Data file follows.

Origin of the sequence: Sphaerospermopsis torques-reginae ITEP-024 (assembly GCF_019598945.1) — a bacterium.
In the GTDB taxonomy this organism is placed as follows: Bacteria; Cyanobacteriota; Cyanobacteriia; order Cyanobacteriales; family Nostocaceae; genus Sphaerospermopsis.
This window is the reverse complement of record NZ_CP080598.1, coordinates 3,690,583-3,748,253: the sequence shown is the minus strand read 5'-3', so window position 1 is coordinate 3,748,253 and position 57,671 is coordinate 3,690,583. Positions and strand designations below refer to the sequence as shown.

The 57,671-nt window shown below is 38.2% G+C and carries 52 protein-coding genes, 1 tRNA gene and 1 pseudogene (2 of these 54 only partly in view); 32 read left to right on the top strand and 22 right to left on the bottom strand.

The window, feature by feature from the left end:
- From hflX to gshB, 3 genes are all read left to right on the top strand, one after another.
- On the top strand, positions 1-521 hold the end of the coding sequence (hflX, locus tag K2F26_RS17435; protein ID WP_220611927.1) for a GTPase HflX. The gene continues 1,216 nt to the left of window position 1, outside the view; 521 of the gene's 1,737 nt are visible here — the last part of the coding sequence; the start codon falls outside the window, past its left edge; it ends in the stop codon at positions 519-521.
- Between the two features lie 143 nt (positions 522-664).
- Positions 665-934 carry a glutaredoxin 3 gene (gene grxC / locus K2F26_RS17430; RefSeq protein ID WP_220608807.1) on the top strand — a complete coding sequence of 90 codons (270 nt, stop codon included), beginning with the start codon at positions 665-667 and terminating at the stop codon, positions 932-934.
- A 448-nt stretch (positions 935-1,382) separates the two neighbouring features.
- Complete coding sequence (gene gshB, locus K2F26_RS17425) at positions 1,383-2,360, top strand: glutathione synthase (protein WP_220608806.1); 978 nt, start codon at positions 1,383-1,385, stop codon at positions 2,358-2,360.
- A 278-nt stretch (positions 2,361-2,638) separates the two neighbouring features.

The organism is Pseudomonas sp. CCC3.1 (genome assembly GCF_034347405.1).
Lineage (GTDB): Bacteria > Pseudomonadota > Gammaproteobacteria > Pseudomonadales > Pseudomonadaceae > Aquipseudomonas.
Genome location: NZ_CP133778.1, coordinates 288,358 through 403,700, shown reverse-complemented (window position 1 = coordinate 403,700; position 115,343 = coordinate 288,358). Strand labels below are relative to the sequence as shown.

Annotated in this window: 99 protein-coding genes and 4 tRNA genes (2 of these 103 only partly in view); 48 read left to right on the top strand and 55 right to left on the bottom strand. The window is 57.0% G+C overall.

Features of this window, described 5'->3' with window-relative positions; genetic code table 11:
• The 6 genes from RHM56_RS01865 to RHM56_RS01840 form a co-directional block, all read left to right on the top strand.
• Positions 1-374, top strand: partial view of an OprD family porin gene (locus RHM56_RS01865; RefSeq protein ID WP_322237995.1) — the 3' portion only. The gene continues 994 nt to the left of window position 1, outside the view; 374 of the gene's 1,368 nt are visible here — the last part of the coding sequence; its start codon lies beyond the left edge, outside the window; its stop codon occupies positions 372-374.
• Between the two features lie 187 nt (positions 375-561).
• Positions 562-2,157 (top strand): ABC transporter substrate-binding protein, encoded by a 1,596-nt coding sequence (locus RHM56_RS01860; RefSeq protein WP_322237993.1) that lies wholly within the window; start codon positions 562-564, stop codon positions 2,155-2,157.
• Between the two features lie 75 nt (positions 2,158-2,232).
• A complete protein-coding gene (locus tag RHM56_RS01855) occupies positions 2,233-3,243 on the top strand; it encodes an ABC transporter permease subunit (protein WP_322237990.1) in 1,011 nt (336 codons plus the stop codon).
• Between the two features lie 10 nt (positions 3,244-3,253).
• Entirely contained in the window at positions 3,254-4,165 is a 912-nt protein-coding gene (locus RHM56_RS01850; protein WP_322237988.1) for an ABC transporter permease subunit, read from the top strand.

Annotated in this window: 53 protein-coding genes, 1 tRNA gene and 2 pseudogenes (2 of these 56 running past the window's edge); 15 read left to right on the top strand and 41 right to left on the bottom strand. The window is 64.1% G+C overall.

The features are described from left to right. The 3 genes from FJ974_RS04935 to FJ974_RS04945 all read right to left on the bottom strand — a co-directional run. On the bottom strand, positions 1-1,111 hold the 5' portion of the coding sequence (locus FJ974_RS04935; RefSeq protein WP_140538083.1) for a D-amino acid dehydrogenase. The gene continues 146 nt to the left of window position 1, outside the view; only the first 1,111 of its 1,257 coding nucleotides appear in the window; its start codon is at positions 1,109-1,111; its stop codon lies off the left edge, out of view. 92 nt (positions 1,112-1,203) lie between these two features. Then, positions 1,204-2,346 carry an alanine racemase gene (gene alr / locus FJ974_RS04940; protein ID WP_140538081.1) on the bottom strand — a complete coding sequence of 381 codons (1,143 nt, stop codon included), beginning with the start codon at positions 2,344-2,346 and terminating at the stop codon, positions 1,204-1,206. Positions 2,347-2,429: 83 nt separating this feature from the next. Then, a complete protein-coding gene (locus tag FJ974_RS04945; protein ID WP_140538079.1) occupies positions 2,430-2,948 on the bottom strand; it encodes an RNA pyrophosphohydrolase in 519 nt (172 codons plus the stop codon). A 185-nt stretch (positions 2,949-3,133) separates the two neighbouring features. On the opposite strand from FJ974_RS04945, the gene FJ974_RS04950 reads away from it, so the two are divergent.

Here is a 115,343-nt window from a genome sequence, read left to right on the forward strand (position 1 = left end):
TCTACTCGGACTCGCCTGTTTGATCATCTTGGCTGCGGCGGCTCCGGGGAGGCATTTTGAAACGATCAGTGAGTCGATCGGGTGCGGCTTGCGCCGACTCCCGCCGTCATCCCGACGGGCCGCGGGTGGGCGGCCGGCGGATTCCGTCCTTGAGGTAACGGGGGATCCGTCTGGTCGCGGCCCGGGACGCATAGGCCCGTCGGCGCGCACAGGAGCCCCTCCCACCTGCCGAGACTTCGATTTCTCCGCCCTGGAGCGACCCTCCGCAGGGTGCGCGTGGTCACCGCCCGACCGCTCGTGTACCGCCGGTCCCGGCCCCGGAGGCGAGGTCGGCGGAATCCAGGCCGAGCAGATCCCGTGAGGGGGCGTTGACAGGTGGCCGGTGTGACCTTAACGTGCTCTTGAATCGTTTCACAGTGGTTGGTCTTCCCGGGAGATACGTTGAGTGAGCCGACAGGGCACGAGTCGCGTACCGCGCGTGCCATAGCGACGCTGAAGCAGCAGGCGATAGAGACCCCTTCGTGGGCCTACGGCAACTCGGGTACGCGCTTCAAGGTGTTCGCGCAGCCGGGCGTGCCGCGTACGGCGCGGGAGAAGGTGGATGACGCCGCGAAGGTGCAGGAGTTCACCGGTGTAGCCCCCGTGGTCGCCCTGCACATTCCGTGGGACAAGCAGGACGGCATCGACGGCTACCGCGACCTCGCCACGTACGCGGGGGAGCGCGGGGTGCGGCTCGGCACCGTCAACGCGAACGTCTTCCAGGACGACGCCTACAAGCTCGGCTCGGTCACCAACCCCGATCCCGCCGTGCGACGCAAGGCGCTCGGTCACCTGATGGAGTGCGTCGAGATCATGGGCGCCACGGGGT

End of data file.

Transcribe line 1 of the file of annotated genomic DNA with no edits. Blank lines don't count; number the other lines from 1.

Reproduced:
Origin of the sequence: Sphaerospermopsis torques-reginae ITEP-024 (assembly GCF_019598945.1) — a bacterium.